The second time is Red Skelton and Betty Garrett, and is presented as humor. Garrett is the wolf, and is clinging to a clearly reluctant (in word and body) Skelton as the mouse. While Montalbán uses proximity and generally respects Williams’s physical distance, Garrett repeatedly uses physical force to keep Skelton present. The scene ends with her throwing him down on the couch, his eyes growing wide, and her turning off the light.

This scene, played for comic effect because it’s a woman attacking a man (and not vice versa), as well as Loesser’s apparent “evil of two Loessers” reference, suggest that at least some portion of the culture was aware of the ominous undertone of the song.

Whether you hear it as a woman who wants to spend the night but worries about cultural responses, or as a woman who wants to leave but doesn’t think her “no” will be respected (because it isn’t) without appealing to the man’s concerns about cultural responses, it’s clear that the emphasis is not on what she really wants.


And therein lies the deeper problem. Many women say that they wear rings on their ring finger when going out to clubs because men don’t respect a woman’s no, but they respect another man’s “property.” I’ve seen plenty of evidence of men harassing women until they mention their boyfriends.

Culturally speaking, what a woman really wants doesn’t matter to a lot of men. Women are judged largely in terms of their compliance with social norms, and that was even truer in the 1940s than it is now.

Completely consistent with the song: She really wants to spend the night.

Completely consistent with the song: She really wants to go home.

Completely consistent with the song: She doesn’t really know what she wants.

All three views are completely consistent with the song because, ultimately, it doesn’t really matter what she wants.


We do know, however, what it is the man wants. He wants her to stay. That’s clear. There’s not an ounce of vagueness there.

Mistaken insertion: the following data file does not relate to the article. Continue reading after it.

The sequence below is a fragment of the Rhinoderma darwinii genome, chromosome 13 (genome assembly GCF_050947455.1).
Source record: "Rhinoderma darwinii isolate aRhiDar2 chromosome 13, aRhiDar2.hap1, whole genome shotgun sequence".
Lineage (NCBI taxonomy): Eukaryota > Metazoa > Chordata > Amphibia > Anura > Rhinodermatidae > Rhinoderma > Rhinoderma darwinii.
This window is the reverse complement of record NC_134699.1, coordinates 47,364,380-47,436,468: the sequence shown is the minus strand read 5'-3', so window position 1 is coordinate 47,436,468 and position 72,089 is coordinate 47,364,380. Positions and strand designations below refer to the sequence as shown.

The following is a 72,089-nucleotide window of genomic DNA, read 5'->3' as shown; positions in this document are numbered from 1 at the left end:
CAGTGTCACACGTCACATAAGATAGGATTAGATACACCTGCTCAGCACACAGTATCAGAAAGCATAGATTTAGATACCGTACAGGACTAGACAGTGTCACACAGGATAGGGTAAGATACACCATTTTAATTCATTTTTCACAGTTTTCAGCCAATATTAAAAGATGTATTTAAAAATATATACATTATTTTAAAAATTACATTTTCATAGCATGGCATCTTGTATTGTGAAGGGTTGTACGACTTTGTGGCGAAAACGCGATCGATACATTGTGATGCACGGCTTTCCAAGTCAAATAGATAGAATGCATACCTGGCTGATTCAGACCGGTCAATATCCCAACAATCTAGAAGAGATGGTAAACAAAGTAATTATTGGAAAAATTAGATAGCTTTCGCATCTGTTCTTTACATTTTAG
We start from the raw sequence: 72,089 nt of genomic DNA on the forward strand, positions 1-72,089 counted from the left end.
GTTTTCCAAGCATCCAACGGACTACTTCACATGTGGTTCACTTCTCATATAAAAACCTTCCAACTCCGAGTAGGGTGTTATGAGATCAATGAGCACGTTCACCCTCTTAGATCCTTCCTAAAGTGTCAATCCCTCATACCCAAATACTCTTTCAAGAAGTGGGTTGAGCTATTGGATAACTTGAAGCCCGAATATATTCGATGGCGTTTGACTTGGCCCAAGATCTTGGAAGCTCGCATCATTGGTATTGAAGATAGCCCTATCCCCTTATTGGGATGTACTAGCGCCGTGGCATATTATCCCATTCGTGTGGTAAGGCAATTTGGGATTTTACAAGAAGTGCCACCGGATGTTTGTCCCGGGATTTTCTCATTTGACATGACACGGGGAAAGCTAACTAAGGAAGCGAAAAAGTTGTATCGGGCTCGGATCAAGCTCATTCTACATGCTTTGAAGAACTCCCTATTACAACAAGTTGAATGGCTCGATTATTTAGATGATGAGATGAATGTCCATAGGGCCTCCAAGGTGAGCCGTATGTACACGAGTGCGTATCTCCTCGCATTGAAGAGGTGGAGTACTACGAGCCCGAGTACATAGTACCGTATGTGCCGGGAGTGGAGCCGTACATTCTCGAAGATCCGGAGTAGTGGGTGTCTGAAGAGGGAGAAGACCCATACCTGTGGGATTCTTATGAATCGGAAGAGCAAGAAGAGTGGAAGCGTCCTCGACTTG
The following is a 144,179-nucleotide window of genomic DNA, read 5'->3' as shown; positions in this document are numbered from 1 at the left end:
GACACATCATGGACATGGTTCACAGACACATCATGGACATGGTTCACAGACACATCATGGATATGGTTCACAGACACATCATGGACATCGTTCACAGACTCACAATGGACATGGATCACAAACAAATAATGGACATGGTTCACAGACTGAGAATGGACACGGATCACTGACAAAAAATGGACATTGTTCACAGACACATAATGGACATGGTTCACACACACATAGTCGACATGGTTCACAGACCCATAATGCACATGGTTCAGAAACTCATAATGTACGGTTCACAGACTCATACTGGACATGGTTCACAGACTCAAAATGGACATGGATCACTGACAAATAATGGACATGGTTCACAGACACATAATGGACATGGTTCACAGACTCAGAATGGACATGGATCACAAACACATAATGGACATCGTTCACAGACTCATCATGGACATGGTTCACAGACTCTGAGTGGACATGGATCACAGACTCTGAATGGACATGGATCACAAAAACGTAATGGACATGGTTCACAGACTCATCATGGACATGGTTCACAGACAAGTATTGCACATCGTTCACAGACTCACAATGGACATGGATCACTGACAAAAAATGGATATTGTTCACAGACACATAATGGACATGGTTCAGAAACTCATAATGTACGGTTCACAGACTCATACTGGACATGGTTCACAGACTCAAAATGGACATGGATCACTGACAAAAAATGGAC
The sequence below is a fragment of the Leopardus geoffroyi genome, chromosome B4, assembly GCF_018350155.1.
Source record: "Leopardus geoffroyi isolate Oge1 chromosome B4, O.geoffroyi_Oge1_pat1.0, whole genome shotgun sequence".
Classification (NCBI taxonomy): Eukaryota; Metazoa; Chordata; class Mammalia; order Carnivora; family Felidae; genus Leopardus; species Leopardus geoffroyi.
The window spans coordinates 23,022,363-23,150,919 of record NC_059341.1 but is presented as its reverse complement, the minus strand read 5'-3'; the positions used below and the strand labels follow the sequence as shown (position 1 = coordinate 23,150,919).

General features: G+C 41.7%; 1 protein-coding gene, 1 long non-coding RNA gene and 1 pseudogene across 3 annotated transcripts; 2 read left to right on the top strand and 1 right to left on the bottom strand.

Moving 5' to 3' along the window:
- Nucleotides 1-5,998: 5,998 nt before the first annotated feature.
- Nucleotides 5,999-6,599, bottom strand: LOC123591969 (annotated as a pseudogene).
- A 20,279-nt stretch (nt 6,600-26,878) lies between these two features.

She appeals to what other people will think, but he never does. His argument is about his own feelings (“What’s the sense of hurting my pride?”). Even the suggestion that she would die of exposure is framed in his feelings (“Think of my life long sorrow / if you caught pneumonia and died!”).

Like much of Hollywood of the era, his sentiments plant the seeds of what will later become toxic masculinity. I think it is very important to review the contrast shown in “Neptune’s Daughter”: When the wolf is a man, he is gentle and assertive, a gentleman in his seduction. When the wolf is a woman, she is aggressive and needy. Montalbán’s performance is consistent with the vision of manhood of the era, where men knew what they wanted and didn’t hesitate to press for it, but when men also got close to physical boundaries and didn’t cross them.

But this isn’t the 1940s. The paternalistic masculinity of John Wayne and Jimmy Stewart, as restrictive as it might have been, has rotted into the toxic hypermasculinity which now poisons much of our culture. We can look at the song through the original filter of the times, but at the same time, it’s important to hear how some people, particularly women, and particularly sexual assault survivors, hear the song now.

This is why, ultimately, I don’t think it ought to be played on radio stations. Certainly someone who wants to listen to it privately can do so, and certainly it’s a catchy tune that’s as easily hummed as sung. If it were musically mediocre, it would be easier to jettison it into the past. But regardless, publicly, it doesn’t belong.

Originally published on The Good Men Project.